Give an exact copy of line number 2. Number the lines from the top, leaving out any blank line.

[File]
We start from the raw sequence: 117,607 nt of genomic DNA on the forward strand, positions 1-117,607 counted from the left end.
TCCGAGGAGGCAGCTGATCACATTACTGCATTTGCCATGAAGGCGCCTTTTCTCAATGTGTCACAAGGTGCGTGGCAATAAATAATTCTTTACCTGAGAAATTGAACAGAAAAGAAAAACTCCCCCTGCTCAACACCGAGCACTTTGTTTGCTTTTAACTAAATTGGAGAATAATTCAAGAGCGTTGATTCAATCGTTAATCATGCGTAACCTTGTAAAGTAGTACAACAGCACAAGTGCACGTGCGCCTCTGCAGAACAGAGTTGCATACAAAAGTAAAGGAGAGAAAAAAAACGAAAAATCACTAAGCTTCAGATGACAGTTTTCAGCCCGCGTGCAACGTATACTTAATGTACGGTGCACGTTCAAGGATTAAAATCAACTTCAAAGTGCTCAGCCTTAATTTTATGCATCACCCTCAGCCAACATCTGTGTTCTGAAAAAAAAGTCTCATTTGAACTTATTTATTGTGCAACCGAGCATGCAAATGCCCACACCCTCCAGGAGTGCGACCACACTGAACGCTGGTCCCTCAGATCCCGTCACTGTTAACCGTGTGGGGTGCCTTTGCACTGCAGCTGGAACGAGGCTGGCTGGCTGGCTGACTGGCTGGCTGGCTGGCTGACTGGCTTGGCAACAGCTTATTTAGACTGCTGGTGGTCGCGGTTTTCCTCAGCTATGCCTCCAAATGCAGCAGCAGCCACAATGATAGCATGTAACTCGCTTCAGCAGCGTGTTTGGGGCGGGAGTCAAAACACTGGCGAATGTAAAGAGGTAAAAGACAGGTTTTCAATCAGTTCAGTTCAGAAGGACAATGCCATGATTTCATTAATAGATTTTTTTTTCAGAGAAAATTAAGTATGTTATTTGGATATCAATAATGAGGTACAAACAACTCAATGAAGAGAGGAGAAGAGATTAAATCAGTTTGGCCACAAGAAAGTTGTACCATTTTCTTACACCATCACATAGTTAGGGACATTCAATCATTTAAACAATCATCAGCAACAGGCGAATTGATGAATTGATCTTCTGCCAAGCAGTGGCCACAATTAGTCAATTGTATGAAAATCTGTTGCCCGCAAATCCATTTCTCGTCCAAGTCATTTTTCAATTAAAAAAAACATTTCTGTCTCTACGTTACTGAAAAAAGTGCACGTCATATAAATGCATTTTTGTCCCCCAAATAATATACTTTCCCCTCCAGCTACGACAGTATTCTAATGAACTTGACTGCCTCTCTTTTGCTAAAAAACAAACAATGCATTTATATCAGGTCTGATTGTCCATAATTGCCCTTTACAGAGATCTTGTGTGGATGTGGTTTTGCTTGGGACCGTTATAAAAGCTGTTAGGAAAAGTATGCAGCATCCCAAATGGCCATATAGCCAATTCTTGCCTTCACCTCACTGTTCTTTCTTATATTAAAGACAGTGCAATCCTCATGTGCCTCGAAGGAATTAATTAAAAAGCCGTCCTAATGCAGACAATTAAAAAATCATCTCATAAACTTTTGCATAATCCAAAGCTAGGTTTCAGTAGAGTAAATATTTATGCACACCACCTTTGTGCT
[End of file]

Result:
TCCGAGGAGGCAGCTGATCACATTACTGCATTTGCCATGAAGGCGCCTTTTCTCAATGTGTCACAAGGTGCGTGGCAATAAATAATTCTTTACCTGAGAAATTGAACAGAAAAGAAAAACTCCCCCTGCTCAACACCGAGCACTTTGTTTGCTTTTAACTAAATTGGAGAATAATTCAAGAGCGTTGATTCAATCGTTAATCATGCGTAACCTTGTAAAGTAGTACAACAGCACAAGTGCACGTGCGCCTCTGCAGAACAGAGTTGCATACAAAAGTAAAGGAGAGAAAAAAAACGAAAAATCACTAAGCTTCAGATGACAGTTTTCAGCCCGCGTGCAACGTATACTTAATGTACGGTGCACGTTCAAGGATTAAAATCAACTTCAAAGTGCTCAGCCTTAATTTTATGCATCACCCTCAGCCAACATCTGTGTTCTGAAAAAAAAGTCTCATTTGAACTTATTTATTGTGCAACCGAGCATGCAAATGCCCACACCCTCCAGGAGTGCGACCACACTGAACGCTGGTCCCTCAGATCCCGTCACTGTTAACCGTGTGGGGTGCCTTTGCACTGCAGCTGGAACGAGGCTGGCTGGCTGGCTGACTGGCTGGCTGGCTGGCTGACTGGCTTGGCAACAGCTTATTTAGACTGCTGGTGGTCGCGGTTTTCCTCAGCTATGCCTCCAAATGCAGCAGCAGCCACAATGATAGCATGTAACTCGCTTCAGCAGCGTGTTTGGGGCGGGAGTCAAAACACTGGCGAATGTAAAGAGGTAAAAGACAGGTTTTCAATCAGTTCAGTTCAGAAGGACAATGCCATGATTTCATTAATAGATTTTTTTTTCAGAGAAAATTAAGTATGTTATTTGGATATCAATAATGAGGTACAAACAACTCAATGAAGAGAGGAGAAGAGATTAAATCAGTTTGGCCACAAGAAAGTTGTACCATTTTCTTACACCATCACATAGTTAGGGACATTCAATCATTTAAACAATCATCAGCAACAGGCGAATTGATGAATTGATCTTCTGCCAAGCAGTGGCCACAATTAGTCAATTGTATGAAAATCTGTTGCCCGCAAATCCATTTCTCGTCCAAGTCATTTTTCAATTAAAAAAAACATTTCTGTCTCTACGTTACTGAAAAAAGTGCACGTCATATAAATGCATTTTTGTCCCCCAAATAATATACTTTCCCCTCCAGCTACGACAGTATTCTAATGAACTTGACTGCCTCTCTTTTGCTAAAAAACAAACAATGCATTTATATCAGGTCTGATTGTCCATAATTGCCCTTTACAGAGATCTTGTGTGGATGTGGTTTTGCTTGGGACCGTTATAAAAGCTGTTAGGAAAAGTATGCAGCATCCCAAATGGCCATATAGCCAATTCTTGCCTTCACCTCACTGTTCTTTCTTATATTAAAGACAGTGCAATCCTCATGTGCCTCGAAGGAATTAATTAAAAAGCCGTCCTAATGCAGACAATTAAAAAATCATCTCATAAACTTTTGCATAATCCAAAGCTAGGTTTCAGTAGAGTAAATATTTATGCACACCACCTTTGTGCT